Friday 20 March 2020 1:49 AM UTC
LONDON March 20: Italy has become the country with the most coronavirus-related deaths, surpassing China by registering 3,405 dead, while, Iran, another badly-hit country, said that one citizen died every 10 minutes due to the virus.
Italy reached the gruesome milestone on the same day the epicentre of the pandemic, Wuhan, China, recorded no new infections. Overall, China on Thursday counted 3,249 dead, 156 fewer than Italy, according to the Johns Hopkins University virus map.
Both Italy’s toll and its new infections shot up again on Thursday, adding 427 more dead and 5,322 more infections. Overall, Italy has recorded 41,035 infections, more than half of the world’s positive cases.
A worker disinfects the street to prevent the spread of COVID-19 in Barcelona, Spain. AP
AP reported that health authorities have cited a variety of reasons for Italy’s high toll, key among them its large population of elderly people, who are particularly susceptible to serious complications from the virus, though severe cases have also been seen in younger patients.
Italy has the world’s second-oldest population, and the vast majority of its dead — 87 percent — were over 70.
Jonas Schmidt-Chanasit, a virologist at Germany’s Bernhard Nocht Institute for Tropical Medicine, said that Italy’s high death rate could be explained in part by the almost total breakdown of the health system in some areas.
“That’s what happens when the health system collapses,” he said.
Italy’s health care system has been overwhelmed by the virus, and on Thursday a visiting Chinese Red Cross team criticised the failure of Italians to fully quarantine and take the national lockdown seriously.
On a visit to the northern city of Milan, the head of a Chinese Red Cross delegation advising Italy said he was shocked to see so many people walking around, using public transportation and eating out and partying in hotels.
Sun Shuopeng of the Chinese Red Cross said Wuhan saw infections peak only after a month of a strictly enforced lockdown.
“Right now we need to stop all economic activity and we need to stop the mobility of people,” he said, adding, “All people should be staying at home in quarantine.”
Aside from the elderly and the sick, most people have mild or moderate symptoms, like a fever or cough, and most recover in a matter of weeks.
Iran health ministry says one citizen dies every 10 minutes.
Iranian health ministry spokesperson Kianoush Jahanpour said on Thursday that an Iranian dies due to the novel coronavirus every 10 minutes. Every hour, at least 50 Iranian are infected, he added in a tweet.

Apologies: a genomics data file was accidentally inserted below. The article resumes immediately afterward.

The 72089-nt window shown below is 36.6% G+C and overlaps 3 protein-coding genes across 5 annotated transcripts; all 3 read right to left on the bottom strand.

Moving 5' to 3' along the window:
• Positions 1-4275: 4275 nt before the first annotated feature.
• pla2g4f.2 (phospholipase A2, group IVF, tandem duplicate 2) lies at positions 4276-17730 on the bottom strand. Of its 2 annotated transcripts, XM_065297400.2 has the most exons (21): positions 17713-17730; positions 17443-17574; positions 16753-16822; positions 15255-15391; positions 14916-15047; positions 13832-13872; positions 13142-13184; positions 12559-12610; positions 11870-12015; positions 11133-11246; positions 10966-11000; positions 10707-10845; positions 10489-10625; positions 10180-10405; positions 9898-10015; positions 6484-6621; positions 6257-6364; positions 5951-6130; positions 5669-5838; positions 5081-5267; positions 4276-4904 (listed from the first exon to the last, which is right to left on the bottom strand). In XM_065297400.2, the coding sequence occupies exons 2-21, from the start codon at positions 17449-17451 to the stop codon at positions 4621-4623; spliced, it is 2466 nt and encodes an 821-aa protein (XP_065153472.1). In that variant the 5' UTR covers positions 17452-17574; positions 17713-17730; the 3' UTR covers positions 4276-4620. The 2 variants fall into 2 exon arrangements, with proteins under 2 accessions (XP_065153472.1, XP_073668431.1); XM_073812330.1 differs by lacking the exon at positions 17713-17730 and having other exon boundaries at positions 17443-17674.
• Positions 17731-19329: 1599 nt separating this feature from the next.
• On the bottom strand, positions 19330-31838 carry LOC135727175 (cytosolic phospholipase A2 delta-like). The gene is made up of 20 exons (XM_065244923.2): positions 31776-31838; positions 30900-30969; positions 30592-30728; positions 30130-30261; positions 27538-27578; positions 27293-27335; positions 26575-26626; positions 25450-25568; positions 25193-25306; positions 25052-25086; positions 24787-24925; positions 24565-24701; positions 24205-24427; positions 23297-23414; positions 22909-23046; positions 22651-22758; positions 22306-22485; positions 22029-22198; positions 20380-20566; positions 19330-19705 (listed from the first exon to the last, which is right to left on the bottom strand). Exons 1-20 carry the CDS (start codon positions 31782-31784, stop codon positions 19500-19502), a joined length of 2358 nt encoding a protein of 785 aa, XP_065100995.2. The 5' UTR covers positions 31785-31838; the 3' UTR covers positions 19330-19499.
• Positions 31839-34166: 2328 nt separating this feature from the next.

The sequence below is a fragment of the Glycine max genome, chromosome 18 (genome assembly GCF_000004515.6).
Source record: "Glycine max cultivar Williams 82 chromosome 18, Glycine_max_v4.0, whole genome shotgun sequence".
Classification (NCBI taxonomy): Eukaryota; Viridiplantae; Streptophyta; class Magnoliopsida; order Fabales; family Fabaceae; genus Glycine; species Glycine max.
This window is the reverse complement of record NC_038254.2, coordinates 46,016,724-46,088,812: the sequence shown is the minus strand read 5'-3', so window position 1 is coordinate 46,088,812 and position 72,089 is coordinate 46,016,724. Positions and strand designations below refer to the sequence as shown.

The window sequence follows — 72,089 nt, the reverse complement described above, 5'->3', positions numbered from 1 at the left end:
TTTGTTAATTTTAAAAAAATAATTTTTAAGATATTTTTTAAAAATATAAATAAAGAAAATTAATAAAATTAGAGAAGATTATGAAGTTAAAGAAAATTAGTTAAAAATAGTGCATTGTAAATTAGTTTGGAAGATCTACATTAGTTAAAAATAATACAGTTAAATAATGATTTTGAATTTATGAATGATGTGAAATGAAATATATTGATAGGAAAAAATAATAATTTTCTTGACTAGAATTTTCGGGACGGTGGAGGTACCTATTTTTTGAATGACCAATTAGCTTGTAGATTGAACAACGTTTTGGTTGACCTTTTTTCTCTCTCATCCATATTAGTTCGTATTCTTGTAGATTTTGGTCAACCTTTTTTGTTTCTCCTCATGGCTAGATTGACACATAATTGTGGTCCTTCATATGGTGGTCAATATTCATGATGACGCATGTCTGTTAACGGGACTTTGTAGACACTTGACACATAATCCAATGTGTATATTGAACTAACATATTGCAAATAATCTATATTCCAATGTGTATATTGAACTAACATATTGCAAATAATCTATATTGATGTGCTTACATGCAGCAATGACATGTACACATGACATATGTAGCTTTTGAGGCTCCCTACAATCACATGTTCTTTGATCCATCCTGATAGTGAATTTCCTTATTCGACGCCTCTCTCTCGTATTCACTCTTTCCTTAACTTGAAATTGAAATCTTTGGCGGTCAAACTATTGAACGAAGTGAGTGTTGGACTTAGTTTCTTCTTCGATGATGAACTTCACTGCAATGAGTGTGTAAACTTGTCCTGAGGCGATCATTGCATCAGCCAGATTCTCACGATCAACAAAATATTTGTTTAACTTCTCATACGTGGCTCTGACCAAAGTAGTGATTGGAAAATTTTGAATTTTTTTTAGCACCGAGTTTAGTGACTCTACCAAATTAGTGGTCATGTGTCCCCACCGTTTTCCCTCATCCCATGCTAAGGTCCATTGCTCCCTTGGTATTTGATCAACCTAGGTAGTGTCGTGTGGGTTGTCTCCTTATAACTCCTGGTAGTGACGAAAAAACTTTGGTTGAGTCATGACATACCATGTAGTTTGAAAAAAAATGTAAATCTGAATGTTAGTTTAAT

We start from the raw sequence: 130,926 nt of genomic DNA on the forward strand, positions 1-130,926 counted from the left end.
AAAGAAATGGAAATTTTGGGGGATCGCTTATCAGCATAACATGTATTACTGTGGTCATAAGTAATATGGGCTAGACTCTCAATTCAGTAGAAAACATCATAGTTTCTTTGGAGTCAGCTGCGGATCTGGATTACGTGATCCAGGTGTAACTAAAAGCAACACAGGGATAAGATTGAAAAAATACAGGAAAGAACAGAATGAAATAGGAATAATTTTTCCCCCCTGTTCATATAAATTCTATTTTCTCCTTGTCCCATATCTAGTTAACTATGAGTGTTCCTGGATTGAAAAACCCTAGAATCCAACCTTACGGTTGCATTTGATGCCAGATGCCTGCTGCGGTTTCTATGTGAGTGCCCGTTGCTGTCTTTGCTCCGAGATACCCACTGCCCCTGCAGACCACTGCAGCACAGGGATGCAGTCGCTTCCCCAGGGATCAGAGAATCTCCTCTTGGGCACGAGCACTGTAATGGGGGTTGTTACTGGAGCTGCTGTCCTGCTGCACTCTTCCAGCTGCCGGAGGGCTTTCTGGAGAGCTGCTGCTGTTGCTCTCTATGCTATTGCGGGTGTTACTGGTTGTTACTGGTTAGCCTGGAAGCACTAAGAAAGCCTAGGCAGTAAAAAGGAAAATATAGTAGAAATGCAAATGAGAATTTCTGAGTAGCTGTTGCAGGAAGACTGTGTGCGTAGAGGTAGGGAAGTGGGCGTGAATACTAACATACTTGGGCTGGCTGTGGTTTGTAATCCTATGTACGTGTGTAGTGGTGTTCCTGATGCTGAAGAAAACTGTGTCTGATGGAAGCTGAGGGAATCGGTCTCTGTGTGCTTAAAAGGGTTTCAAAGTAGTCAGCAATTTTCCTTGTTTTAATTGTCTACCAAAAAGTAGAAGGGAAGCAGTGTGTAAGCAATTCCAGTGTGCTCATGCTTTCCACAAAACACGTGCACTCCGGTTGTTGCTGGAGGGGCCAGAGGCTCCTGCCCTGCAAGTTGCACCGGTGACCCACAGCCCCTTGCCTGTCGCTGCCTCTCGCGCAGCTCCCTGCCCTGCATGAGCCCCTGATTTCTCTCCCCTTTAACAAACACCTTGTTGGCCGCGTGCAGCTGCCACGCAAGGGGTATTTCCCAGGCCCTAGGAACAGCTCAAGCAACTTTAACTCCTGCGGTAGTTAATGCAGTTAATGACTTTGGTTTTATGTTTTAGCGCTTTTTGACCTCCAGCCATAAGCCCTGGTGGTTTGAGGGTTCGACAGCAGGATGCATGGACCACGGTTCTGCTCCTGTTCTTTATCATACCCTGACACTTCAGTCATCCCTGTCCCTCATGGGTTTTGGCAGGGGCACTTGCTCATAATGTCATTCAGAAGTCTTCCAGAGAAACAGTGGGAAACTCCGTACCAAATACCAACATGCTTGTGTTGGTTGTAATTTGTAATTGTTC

Iran confirmed 1,046 cases of coronavirus bringing the total to 18,407.
Iran’s Supreme Leader Ayatollah Ali Khamenei planned to pardon 10,000 more prisoners — including an unknown number of political detainees — to combat the virus.
The country, where more than 1,100 people have already died, previously freed 85,000 prisoners on temporary leave.
US economy slows
The damage to the US’ economy kept piling up on Thursday, with unemployment claims surging, while the virus appeared to be opening an alarming new front in Africa, where, in less than three weeks it has spread to 35 countries.
The worldwide toll crept toward 10,000 as the total number of infections topped 2,20,000, including nearly 85,000 people who have recovered. The epidemic has also now reached at least one European head of state, 62-year-old Prince Albert II of the tiny principality of Monaco.
Johns Hopkins University, which has been tallying the virus’ spread around the world, said the US had more than 10,700 cases.
In the US, Congress rushed to pass a $1 trillion emergency package to shore up the sinking economy and help households pull through the crisis, with the first of two possible rounds of relief checks consisting of payments of $1,000 per adult and $500 for each child.
The American toll rose to 160, primarily elderly people.
French prime minister Edouard Philippe pleaded with people to keep their distance from one another to avoid spreading the virus, even as the crisis pushed them to seek comfort.
“When you love someone, you should avoid taking them in your arms,” he said in the Parliament. “It’s counterintuitive, and it’s painful. The psychological consequences, the way we are living, are very disturbing — but it’s what we must do.”
Spain has been the hardest-hit European country after Italy, and in Madrid, a four-star hotel began operating as a makeshift hospital for coronavirus patients.
The director of the group that runs the Ayre GH Colon hotel tweeted: “365 rooms more to help win the war.” The Madrid Hotel Business Association said it has placed 40 hotels with room for 9,000 people at the service of the Madrid region, which has near half of Spain’s 17,000 or so cases.
In London, home to almost 9 million, the government urged people to stay off public transportation as authorities considered imposing tougher travel restrictions.
The British supermarket chain Sainsbury’s reserved the first hour of shopping for vulnerable customers, one of many such efforts around the world.
Jim Gibson, 72, of London, said he found most of his groceries there in a “relatively trauma-free” experience. But he fretted that he hadn’t been able to get the medicine he needed for his wife and himself, and expressed concerns that Britain’s government had been too slow in ramping up testing.
“You can’t go on ignoring World Health Organisation guidelines — if they’re wrong, who the hell is right?” he said. “Let’s have no shilly-shallying.”
The British government, which was slow to react to the virus, has shifted gears and is now drawing up legislation giving itself new powers to detain people and restrict gatherings. The bill is expected to be approved by Parliament next week.
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